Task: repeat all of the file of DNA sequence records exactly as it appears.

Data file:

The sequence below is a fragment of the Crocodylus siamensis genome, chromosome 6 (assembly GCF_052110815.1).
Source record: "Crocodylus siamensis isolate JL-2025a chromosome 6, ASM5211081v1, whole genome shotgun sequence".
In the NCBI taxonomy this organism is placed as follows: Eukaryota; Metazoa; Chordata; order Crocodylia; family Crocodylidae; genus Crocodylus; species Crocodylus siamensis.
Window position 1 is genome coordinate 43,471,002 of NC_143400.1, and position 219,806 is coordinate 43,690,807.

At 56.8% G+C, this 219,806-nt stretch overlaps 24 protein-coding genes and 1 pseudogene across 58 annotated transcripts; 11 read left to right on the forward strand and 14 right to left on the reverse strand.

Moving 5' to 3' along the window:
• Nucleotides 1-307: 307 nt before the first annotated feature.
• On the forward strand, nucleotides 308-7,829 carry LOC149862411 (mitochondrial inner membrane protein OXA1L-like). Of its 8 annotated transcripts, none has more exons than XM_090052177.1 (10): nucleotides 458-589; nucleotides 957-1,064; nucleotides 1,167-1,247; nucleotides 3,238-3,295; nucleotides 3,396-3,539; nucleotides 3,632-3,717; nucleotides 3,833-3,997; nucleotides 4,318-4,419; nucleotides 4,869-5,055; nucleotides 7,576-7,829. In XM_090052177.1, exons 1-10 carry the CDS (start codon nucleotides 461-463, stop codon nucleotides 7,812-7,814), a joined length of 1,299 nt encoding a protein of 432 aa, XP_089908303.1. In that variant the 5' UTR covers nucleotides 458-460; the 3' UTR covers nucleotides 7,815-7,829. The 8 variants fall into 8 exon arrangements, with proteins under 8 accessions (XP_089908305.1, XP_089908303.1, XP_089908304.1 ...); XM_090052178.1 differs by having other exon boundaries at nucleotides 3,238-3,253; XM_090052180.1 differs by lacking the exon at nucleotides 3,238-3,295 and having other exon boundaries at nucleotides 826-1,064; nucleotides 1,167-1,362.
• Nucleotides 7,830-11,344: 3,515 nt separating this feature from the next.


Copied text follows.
The sequence below is a fragment of the Crocodylus siamensis genome, chromosome 6 (assembly GCF_052110815.1).
Source record: "Crocodylus siamensis isolate JL-2025a chromosome 6, ASM5211081v1, whole genome shotgun sequence".
In the NCBI taxonomy this organism is placed as follows: Eukaryota; Metazoa; Chordata; order Crocodylia; family Crocodylidae; genus Crocodylus; species Crocodylus siamensis.
Window position 1 is genome coordinate 43,471,002 of NC_143400.1, and position 219,806 is coordinate 43,690,807.

At 56.8% G+C, this 219,806-nt stretch overlaps 24 protein-coding genes and 1 pseudogene across 58 annotated transcripts; 11 read left to right on the forward strand and 14 right to left on the reverse strand.

Moving 5' to 3' along the window:
• Nucleotides 1-307: 307 nt before the first annotated feature.
• On the forward strand, nucleotides 308-7,829 carry LOC149862411 (mitochondrial inner membrane protein OXA1L-like). Of its 8 annotated transcripts, none has more exons than XM_090052177.1 (10): nucleotides 458-589; nucleotides 957-1,064; nucleotides 1,167-1,247; nucleotides 3,238-3,295; nucleotides 3,396-3,539; nucleotides 3,632-3,717; nucleotides 3,833-3,997; nucleotides 4,318-4,419; nucleotides 4,869-5,055; nucleotides 7,576-7,829. In XM_090052177.1, exons 1-10 carry the CDS (start codon nucleotides 461-463, stop codon nucleotides 7,812-7,814), a joined length of 1,299 nt encoding a protein of 432 aa, XP_089908303.1. In that variant the 5' UTR covers nucleotides 458-460; the 3' UTR covers nucleotides 7,815-7,829. The 8 variants fall into 8 exon arrangements, with proteins under 8 accessions (XP_089908305.1, XP_089908303.1, XP_089908304.1 ...); XM_090052178.1 differs by having other exon boundaries at nucleotides 3,238-3,253; XM_090052180.1 differs by lacking the exon at nucleotides 3,238-3,295 and having other exon boundaries at nucleotides 826-1,064; nucleotides 1,167-1,362.
• Nucleotides 7,830-11,344: 3,515 nt separating this feature from the next.